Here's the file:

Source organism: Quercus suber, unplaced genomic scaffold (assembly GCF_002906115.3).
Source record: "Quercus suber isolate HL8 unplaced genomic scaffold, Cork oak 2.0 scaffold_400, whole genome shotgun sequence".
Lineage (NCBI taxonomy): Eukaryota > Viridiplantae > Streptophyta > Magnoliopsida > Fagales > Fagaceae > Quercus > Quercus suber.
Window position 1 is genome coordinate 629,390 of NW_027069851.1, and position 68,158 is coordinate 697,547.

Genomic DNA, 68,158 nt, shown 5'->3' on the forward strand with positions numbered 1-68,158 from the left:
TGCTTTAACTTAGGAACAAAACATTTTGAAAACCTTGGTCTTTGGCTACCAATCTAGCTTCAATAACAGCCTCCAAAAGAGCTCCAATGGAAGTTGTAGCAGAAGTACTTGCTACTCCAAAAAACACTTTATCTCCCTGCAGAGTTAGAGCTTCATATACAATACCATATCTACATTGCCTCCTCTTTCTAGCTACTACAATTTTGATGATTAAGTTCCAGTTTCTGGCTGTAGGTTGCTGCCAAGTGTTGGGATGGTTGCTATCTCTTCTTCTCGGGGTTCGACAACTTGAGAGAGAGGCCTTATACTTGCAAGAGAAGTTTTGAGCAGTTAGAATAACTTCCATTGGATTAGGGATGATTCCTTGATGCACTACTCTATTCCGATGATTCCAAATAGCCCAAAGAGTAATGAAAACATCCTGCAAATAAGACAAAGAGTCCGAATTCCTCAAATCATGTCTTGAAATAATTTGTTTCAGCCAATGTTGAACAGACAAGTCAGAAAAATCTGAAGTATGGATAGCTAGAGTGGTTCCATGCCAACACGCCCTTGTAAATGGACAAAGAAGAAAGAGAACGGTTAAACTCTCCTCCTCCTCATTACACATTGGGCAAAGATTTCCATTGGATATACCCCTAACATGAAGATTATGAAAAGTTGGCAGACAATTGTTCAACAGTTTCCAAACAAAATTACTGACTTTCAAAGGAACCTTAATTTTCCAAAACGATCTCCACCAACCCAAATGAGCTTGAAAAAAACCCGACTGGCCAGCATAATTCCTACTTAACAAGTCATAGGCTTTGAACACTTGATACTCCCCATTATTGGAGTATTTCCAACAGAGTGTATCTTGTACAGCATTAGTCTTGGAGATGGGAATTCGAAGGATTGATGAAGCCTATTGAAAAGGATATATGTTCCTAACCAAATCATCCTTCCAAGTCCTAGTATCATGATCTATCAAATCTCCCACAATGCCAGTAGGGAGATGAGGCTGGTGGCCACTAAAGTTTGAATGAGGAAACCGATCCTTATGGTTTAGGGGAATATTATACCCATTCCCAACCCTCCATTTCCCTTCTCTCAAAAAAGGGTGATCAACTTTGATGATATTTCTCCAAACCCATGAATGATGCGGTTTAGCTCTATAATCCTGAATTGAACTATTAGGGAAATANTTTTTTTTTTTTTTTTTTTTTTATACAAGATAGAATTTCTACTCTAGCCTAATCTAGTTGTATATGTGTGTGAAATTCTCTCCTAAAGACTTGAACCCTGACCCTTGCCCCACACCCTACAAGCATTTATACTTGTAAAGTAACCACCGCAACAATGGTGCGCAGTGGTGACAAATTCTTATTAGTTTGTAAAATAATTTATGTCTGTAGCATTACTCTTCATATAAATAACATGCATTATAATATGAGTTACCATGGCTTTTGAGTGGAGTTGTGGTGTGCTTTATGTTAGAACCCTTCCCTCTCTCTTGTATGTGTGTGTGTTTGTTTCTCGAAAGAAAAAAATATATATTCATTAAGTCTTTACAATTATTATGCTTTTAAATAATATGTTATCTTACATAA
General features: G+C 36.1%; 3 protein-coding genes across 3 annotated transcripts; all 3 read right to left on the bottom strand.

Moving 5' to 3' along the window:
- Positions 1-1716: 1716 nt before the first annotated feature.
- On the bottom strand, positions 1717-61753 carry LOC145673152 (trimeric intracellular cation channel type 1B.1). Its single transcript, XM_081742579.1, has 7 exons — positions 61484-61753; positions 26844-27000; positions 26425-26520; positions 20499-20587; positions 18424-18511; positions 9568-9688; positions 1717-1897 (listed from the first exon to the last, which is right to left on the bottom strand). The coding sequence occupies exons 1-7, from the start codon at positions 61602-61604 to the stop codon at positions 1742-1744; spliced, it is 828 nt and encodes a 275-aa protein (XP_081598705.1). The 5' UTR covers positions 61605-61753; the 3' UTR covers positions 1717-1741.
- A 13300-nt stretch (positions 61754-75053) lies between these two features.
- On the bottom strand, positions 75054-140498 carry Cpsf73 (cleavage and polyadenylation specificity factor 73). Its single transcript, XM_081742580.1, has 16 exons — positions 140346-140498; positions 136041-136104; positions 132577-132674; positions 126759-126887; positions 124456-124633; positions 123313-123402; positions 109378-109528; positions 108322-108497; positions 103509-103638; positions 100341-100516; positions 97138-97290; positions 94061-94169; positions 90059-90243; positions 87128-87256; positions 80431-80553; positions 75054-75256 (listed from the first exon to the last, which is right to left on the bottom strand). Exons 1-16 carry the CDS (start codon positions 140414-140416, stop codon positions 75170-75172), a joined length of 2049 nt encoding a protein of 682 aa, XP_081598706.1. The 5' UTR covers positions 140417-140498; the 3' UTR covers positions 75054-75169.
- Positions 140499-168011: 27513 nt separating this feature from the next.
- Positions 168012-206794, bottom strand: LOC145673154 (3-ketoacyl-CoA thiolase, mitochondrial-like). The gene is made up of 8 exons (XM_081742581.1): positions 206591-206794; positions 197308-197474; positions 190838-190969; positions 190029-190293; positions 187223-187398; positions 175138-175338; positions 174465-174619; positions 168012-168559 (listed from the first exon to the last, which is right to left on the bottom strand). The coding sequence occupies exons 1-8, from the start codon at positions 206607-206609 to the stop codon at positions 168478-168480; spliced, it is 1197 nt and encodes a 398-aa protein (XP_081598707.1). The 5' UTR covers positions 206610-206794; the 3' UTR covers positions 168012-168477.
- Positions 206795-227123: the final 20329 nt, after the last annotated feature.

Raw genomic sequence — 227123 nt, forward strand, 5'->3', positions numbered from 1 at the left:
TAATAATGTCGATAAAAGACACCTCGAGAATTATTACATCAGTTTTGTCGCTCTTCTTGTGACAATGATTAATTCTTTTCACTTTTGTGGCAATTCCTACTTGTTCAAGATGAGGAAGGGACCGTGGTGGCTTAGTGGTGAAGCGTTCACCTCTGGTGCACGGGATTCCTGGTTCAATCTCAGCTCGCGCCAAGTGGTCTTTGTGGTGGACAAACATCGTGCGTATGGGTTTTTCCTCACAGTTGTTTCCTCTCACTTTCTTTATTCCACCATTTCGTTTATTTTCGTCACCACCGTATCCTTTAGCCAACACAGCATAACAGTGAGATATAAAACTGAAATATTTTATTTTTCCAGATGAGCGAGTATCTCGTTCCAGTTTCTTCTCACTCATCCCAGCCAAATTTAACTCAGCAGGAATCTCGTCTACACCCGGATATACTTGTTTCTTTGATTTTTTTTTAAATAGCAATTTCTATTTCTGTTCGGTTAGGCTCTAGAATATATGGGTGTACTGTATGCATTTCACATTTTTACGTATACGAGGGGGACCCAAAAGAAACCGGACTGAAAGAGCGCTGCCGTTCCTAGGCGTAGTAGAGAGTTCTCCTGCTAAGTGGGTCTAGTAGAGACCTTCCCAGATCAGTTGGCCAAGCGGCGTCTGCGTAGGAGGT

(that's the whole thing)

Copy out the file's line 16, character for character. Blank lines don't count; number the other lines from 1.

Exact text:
Raw genomic sequence — 227123 nt, forward strand, 5'->3', positions numbered from 1 at the left: